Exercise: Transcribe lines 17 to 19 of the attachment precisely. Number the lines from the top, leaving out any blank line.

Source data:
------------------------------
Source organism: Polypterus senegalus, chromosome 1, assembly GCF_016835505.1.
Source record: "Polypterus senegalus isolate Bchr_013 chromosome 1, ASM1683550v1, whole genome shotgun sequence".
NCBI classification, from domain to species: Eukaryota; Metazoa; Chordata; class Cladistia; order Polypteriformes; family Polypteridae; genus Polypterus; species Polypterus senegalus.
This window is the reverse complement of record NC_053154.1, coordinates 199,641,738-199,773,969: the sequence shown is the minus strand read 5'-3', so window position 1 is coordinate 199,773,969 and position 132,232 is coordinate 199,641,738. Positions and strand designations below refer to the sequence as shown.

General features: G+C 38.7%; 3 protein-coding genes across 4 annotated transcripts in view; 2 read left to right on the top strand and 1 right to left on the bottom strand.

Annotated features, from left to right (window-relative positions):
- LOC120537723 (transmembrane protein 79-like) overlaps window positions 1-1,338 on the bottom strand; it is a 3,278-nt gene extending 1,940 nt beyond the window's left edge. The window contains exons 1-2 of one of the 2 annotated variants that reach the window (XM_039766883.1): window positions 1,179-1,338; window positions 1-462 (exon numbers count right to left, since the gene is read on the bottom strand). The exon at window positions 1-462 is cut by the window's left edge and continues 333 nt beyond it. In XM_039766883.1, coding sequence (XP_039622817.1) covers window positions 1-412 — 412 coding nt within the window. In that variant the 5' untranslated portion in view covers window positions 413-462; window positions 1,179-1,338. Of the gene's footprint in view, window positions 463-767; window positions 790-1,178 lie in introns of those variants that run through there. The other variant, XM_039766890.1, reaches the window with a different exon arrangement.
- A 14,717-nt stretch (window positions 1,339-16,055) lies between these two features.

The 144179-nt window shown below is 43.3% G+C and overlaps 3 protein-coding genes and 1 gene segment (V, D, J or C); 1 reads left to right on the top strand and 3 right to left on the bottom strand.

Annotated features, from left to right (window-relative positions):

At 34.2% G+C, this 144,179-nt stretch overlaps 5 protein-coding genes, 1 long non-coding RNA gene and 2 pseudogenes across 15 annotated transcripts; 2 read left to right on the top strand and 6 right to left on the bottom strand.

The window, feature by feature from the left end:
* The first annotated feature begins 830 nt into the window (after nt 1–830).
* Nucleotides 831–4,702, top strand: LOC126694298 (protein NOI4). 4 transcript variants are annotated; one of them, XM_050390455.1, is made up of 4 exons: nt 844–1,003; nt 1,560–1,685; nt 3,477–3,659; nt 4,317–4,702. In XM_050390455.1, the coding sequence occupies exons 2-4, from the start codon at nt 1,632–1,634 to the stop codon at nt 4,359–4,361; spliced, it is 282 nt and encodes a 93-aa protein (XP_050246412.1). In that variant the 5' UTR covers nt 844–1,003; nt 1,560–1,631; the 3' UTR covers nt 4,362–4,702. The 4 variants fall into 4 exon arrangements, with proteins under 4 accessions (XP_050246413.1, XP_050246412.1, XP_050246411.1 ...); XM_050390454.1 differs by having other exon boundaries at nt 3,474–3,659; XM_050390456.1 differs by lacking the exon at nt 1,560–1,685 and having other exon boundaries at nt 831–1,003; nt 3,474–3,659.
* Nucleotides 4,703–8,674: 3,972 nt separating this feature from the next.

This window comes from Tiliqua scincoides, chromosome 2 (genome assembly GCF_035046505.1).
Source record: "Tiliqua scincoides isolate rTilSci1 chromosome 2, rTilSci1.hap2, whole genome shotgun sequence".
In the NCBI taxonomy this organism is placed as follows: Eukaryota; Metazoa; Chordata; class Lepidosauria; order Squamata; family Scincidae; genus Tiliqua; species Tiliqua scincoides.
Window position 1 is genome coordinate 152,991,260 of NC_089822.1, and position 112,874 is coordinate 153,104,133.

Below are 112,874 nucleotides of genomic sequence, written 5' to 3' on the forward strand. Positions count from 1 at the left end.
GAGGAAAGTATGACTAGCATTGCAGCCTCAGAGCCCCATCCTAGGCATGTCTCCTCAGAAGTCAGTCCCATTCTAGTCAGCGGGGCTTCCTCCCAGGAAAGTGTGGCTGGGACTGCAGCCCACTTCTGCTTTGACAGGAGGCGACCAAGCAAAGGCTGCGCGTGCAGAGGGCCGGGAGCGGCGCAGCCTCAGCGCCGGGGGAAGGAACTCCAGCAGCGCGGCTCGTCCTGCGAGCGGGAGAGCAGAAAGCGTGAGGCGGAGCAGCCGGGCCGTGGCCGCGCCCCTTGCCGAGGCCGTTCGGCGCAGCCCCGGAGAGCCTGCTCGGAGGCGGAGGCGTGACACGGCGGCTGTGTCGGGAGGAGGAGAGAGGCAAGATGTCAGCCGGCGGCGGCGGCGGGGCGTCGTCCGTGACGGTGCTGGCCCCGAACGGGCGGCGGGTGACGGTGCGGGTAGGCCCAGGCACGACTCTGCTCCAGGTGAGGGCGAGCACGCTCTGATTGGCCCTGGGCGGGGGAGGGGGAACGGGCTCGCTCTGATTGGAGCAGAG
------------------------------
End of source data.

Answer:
Source record: "Tiliqua scincoides isolate rTilSci1 chromosome 2, rTilSci1.hap2, whole genome shotgun sequence".
In the NCBI taxonomy this organism is placed as follows: Eukaryota; Metazoa; Chordata; class Lepidosauria; order Squamata; family Scincidae; genus Tiliqua; species Tiliqua scincoides.
Window position 1 is genome coordinate 152,991,260 of NC_089822.1, and position 112,874 is coordinate 153,104,133.